World Wide Web Inventor Willing to Censor His Own Creation to Stop ‘Fake News’

British computer scientist Tim Berners-L

Twenty-eight years ago, Sir. Tim Berners-Lee Invented the World Wide Web. Today, he published a list of proposals in The Guardian that would surely destroy it.

Introducing his proposals, Berners-Lee writes of the “recurring battle” to keep the web open, or as he puts it, to “allow everyone, everywhere to share information, access opportunities, and collaborate across geographic and cultural boundaries.”

He’s right. In theory, the World Wide Web — the now-ubiquitous system of URLs and hypertext links connected by the internet — allows anyone to share information of any kind, with anyone. But it has become dominated, in recent years, by a number of big companies: notably Google, Facebook, and to a lesser extent Twitter. Information that flows through these platforms is routinely censored, redirected, and moderated by Silicon Valley elites with political agendas.

That’s a real threat to the original vision of the Web. But Berners-Lee doesn’t seem particularly concerned by it. Instead, he wants to work with the social media empires to tackle what he sees as the real problem facing the web – “fake news.”

We must push back against misinformation by encouraging gatekeepers such as Google and Facebook to continue their efforts to combat the problem, while avoiding the creation of any central bodies to decide what is “true” or not.

Berners-Lee also believes that some forms of speech on the web are “unethical,” and must be stopped.

One source suggests that in the 2016 US election, as many as 50,000 variations of adverts were being served every single day on Facebook, a near-impossible situation to monitor. And there are suggestions that some political adverts – in the US and around the world – are being used in unethical ways – to point voters to fake news sites, for instance, or to keep others away from the polls. Targeted advertising allows a campaign to say completely different, possibly conflicting things to different groups. Is that democratic?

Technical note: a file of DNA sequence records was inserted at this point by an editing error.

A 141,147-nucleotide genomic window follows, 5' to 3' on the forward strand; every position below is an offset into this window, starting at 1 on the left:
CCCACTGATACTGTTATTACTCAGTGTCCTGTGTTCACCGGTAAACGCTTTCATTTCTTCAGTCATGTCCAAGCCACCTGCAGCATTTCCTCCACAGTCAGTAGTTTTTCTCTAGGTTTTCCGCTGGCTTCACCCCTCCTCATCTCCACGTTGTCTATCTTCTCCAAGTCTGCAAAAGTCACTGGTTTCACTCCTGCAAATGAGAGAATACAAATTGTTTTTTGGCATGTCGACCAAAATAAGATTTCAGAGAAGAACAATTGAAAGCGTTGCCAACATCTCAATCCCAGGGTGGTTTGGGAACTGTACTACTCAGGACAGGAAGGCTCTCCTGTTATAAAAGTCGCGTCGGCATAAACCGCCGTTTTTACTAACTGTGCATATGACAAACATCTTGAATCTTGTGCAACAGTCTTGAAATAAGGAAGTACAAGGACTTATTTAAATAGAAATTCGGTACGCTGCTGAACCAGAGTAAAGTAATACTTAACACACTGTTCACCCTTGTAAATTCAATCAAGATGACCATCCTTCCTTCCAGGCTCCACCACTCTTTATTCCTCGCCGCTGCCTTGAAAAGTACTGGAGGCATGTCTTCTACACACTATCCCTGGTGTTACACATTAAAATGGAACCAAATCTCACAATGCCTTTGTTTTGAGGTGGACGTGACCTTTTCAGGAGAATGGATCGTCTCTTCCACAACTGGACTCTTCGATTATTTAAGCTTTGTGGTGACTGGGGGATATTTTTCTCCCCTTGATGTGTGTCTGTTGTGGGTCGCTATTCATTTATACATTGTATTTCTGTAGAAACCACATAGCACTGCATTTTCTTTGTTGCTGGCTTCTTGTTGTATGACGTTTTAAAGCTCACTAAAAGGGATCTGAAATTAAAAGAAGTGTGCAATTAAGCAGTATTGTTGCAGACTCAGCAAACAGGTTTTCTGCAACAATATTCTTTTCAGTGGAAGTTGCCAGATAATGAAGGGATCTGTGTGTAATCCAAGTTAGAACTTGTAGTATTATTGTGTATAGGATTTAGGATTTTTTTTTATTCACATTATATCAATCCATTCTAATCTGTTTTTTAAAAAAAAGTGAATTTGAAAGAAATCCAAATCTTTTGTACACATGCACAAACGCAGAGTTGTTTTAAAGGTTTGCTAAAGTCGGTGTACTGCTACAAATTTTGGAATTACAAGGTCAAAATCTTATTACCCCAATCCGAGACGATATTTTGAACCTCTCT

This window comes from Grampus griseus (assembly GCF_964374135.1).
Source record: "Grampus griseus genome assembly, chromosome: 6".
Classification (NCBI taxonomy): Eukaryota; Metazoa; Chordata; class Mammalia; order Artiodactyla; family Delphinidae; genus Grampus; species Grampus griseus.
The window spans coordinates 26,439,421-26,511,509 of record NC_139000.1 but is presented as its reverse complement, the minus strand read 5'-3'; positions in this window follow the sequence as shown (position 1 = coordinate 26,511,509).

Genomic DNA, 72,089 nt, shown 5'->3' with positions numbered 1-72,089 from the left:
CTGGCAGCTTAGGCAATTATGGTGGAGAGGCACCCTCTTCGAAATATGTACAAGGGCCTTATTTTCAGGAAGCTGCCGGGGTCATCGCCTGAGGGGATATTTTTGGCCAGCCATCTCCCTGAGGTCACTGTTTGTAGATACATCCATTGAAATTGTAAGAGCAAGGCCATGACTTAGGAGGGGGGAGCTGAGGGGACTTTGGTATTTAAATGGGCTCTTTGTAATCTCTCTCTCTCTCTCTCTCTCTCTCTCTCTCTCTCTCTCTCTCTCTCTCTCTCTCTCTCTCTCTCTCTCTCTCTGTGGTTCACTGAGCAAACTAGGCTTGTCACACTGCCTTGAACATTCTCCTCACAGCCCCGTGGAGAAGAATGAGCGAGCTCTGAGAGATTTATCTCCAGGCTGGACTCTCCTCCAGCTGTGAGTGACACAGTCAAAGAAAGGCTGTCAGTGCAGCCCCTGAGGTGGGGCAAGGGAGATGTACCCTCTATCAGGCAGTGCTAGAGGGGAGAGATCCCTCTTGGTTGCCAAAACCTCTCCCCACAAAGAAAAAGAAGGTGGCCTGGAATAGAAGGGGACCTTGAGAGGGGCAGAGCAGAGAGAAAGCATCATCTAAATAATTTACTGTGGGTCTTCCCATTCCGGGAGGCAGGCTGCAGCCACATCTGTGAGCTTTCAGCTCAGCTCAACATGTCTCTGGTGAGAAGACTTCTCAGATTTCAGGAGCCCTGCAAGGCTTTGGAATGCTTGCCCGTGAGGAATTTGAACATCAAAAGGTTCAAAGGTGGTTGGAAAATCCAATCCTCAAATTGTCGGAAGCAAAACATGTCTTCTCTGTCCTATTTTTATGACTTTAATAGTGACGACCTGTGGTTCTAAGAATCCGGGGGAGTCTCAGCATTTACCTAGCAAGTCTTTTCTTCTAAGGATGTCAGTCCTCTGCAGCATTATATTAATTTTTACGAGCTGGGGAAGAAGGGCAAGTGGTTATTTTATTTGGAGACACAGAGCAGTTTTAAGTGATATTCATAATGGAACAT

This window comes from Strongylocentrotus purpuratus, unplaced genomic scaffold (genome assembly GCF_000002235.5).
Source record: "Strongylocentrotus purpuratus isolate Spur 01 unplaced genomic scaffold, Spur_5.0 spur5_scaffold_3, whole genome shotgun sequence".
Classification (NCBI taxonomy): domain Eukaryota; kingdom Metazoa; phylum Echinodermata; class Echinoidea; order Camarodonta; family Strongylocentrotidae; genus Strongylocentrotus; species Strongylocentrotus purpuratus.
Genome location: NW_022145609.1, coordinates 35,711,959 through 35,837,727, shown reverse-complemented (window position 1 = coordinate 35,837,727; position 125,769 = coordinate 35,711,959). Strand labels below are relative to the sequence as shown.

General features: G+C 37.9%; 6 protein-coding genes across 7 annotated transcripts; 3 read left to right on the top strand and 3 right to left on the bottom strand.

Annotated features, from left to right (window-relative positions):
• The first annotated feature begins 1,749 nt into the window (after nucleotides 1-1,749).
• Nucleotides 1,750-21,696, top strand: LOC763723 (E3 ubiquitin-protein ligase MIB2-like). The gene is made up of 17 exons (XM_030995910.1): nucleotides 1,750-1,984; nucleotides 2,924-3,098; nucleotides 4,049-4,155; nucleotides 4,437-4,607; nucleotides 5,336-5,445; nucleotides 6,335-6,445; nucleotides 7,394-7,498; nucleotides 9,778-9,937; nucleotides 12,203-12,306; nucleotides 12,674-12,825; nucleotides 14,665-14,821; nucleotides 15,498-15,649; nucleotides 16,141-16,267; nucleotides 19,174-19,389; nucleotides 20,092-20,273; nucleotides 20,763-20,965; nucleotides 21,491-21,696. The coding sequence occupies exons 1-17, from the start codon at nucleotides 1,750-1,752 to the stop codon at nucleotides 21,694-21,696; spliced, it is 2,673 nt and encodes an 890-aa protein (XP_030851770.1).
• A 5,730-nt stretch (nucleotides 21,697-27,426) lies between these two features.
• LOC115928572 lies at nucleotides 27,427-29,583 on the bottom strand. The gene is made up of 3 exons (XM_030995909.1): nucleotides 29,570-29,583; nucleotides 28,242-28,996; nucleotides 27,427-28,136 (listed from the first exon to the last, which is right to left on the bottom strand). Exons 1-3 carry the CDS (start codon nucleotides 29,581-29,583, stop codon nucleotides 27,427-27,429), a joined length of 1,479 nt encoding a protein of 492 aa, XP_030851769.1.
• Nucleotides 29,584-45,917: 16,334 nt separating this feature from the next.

Following his logic, we must rely on entities like Facebook and Google to filter out the “unethical” information.

Not all of Berners-Lee’s suggestions are wacky. For example, he raises the issue of web users’ personal data, and how much of it is now in the hands of governments and corporations. He even suggests that the fact that all our online activities are now tracked could create a chilling effect on free speech.

But he does not acknowledge how a crackdown on “unethical” information is its own form of censorship. This didn’t escape the notice of users on Slashdot, one of the web’s oldest tech forums. As one user put it:

Free exchange or censorship. Pick one. And besides, censorship never fixed the problem of fake news. The only solution to fake news is for readers not to be gullible.

Others pointed out that falsehoods spreading through the web is not exactly a new problem (as any high school student who has tried to cite Wikipedia in an essay is no doubt aware).

It’s also pretty funny that he thinks misinformation is some new problem because Trump was elected or whatever – Information on the web has always been wildly untrustworthy, it’s just that the dumb shit public have been gradually brainwashed by massive corporations to accept it as some authoritative source to sell more advertising.

The essence of the web, as Berners-Lee readily acknowledges, is free and open communication. The threat to that is gatekeepers like Google and Facebook, not myths and misinformation (both of which have always been on the web). Sadly, it seems the panic over “fake news” has made the Web’s inventor willing to embrace the very gatekeepers that are undermining the original openness of his creation.

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